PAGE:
Tiny & Mary Puppets!!!
I made my cowboy hat removable so as to not be limited in future lunch-sack storytelling.
Tiny & Mary were just begging for a video of their own so I made a desert backdrop by painting and layering
large sheets of heavily-textured paper that have been in the stash for years - thanks hoarding tendencies!!!

Pay no attention to the smell of bologna sandwich and the leaky
Capri-Sun...we didn't know we were supposed to use new paper bags.

"Like A Stranger" - Tiny & Mary
(an original tune by Mr. Tiny)

Wouldn't you know it, just after production on our videos wrapped, I made a return trip to the thrift store.  Guess what I found.  Go ahead, guess!  Come on, just humor me and guess...

You guessed it, the original!!!
Paper Bag Puppets (1966)

Stay tuned...

A special thanks to our pal Fabian for filming, directing, editing, and producing our contribution to the history of puppet cinema.  Eat your heart out, Muppets!!!

Have you ever ventured into the world of paper-bag puppetry?  I must be honest, it is actually much harder than it looks (and I'm afraid we made it look pretty difficult).  Do you think you've outgrown your homemade-puppet faze or have we inspired you to start crafting?  Would you be interested in a personalized, paper-bag portrait of your very own?  Imagine being immortalized in craft paper!!!


Mr. Tiny


  1. UM!!! I LOVE THE TINY AND MARY PUPPETS! I kinda want a kimmie puppet! Could I commission you to make one? Dead serious. These are so much cuter than those fug fandango puppets!

    1. Thanks Kimmie!!! I'm thinking that we might be hosting a personalized-puppet giveaway!

    2. Don't toy with me!!! Do it!!!

  2. Is there nothing at which you do not excel? Mr. Tiny, you are amazing. LOVE these puppets!

    1. Oh jeez, where to, fulfilling employment, abstaining from potato chips... Hahahaha!!!! Thanks, Gabriella!

  3. Once more, but this time quit looking off toward the monitor...

    1. Oh, I wish we had monitors! They were dangling a donut from a string to keep me motivated...

  4. I would love to be browed bagged by you !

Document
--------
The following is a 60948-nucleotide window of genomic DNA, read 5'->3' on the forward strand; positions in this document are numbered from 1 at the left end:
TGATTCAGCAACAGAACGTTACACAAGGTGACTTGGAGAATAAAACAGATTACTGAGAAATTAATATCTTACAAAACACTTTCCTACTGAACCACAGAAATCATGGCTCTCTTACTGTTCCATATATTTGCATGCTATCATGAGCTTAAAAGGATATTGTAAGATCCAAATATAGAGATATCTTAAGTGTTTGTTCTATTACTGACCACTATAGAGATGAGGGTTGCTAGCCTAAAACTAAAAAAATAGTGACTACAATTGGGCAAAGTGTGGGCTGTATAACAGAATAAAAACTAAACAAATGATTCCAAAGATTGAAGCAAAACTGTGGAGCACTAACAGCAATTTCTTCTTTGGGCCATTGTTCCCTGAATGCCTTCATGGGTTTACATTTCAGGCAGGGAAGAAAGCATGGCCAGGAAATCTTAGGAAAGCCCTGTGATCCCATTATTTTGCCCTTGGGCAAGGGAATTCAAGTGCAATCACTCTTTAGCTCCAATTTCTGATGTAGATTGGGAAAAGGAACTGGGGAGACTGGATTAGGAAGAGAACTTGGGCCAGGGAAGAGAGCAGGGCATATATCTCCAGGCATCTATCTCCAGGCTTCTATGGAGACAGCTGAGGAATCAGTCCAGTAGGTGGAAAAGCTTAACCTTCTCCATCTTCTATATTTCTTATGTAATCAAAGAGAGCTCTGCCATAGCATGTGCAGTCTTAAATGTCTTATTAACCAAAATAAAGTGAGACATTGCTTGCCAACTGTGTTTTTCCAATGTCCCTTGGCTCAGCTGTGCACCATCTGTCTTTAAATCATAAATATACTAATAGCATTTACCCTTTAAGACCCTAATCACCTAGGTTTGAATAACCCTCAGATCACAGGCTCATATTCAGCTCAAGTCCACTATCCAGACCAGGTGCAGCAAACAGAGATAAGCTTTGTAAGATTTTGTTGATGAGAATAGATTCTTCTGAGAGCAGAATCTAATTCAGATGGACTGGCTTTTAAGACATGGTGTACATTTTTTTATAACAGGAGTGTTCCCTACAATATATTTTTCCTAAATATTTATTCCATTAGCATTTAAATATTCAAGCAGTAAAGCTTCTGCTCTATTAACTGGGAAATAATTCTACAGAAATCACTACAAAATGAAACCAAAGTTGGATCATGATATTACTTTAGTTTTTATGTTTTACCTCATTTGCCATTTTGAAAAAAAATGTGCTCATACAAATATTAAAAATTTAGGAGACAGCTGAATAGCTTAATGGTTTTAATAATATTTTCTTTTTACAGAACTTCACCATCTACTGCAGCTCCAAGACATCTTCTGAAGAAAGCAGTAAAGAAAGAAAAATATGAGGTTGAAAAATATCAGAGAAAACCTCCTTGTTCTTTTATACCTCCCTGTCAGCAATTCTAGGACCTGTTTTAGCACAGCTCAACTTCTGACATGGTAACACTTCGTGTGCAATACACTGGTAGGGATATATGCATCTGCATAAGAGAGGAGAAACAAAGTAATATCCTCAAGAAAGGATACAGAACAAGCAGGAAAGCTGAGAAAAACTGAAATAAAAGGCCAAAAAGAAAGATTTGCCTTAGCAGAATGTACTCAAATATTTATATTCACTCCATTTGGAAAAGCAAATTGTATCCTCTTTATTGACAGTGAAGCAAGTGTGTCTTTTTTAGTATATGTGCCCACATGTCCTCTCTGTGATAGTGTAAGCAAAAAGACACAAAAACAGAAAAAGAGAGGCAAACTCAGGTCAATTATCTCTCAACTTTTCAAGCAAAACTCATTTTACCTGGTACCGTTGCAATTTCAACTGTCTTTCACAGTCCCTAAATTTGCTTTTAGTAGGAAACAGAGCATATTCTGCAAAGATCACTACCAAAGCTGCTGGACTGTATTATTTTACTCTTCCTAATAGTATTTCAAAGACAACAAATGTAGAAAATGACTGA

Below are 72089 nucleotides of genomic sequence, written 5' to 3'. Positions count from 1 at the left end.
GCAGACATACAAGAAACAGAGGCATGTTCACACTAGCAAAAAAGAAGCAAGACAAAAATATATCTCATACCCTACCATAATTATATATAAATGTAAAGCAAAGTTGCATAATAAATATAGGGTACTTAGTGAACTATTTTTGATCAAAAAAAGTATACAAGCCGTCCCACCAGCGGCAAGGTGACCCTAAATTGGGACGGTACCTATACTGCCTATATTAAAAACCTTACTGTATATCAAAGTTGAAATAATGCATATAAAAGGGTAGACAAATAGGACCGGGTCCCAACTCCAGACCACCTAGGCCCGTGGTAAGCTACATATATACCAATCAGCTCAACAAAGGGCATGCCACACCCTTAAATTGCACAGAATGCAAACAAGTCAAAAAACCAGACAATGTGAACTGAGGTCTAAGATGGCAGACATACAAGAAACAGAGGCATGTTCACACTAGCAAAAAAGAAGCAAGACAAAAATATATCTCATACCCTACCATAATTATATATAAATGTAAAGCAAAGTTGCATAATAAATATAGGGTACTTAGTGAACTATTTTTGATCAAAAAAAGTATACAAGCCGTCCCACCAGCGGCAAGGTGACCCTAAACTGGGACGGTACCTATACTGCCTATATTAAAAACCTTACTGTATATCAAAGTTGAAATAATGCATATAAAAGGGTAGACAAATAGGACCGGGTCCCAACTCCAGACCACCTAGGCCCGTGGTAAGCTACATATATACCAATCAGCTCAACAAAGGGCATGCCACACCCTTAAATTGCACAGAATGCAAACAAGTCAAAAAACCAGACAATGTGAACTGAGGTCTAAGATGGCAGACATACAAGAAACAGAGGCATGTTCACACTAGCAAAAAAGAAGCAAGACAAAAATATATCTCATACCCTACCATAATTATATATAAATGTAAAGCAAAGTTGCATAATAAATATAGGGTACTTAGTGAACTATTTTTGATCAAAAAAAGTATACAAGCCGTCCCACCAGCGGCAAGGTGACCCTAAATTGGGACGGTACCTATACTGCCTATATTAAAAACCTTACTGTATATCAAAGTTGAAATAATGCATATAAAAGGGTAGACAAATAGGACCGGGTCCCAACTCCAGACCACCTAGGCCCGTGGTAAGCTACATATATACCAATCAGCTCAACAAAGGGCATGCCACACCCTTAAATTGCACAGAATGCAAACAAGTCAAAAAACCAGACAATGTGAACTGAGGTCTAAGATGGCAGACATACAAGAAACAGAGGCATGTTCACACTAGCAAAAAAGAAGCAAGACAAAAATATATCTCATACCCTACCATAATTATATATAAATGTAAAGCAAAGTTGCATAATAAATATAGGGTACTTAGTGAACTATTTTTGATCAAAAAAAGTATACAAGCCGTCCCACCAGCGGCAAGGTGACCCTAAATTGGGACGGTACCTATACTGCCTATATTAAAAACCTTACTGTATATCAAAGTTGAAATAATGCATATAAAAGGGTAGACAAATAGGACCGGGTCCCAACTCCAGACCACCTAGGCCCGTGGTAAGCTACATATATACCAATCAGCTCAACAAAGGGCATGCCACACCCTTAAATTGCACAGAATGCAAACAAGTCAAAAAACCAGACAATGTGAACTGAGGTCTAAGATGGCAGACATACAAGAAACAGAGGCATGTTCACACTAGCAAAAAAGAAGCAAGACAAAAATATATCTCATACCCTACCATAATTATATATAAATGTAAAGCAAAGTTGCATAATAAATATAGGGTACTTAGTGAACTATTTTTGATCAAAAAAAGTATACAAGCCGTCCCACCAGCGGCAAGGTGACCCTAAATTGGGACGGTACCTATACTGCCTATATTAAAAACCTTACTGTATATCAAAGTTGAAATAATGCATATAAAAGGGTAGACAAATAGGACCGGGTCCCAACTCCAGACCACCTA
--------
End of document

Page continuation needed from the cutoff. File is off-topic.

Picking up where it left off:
1. Hahahaha!!! Well, I'm thinking about hosting a personalized-puppet giveaway...stay tuned!

  5. Best music video EVER!!! The puppets turned out perfect and I love the song!

    1. Thanks, Elisa!!! If Mary's puppet didn't already have bright-pink circles on her cheeks, she'd be blushing!

  6. <3!! I'm super serious when I say you and Mary *really* need to put together a childrens cd...not that this song was juvenile, but my kid digs your voices and you could even make more fun videos with your paperbags. I know a lot of toddlers, we could do test marketing. Okay...i'm done. You are fantasitic! Love Love Love!

    1. Thanks Cari!! I guess we are going after the wrong demographic; we keep trying to get a more mature set to like us and we're missing the newly-potty-trained set. Funny, because every time I sing for my nephew, he tells me to be quiet because it's his turn!

  7. I love everything about this! so talented in so many ways!

  8. the puppets turned out so perfectly! i''m glad you picked up that book, i really won't have even looked inside with that cover! the first one has a much better cover! i LOVED the song in your video too! you guys are so talented!

    1. Lamest cover ever, right?! I'm so glad I looked inside...inspiration lurks in even in dull places! Thanks Rae!

  9. Goodness gracious my day is made!!! Your puppets look WONDERFUL, and I think yours and Mary's turned out the best! I just loved both videos, and the layering of paper reminds me of Disney's "Symposium on Popular Songs" from 1962! Excellent job, well done!

    1. Disney paper sculpture and animation are and endless source of inspiration! Thanks Mick!

  10. These are amazing! I think you have found your calling. Seriously, you need to do a follow up post with the original puppet book!

    1. Thanks, pal!!! I hope my life's ultimate calling isn't paper bag puppets but if it is, it is a lot of fun!!!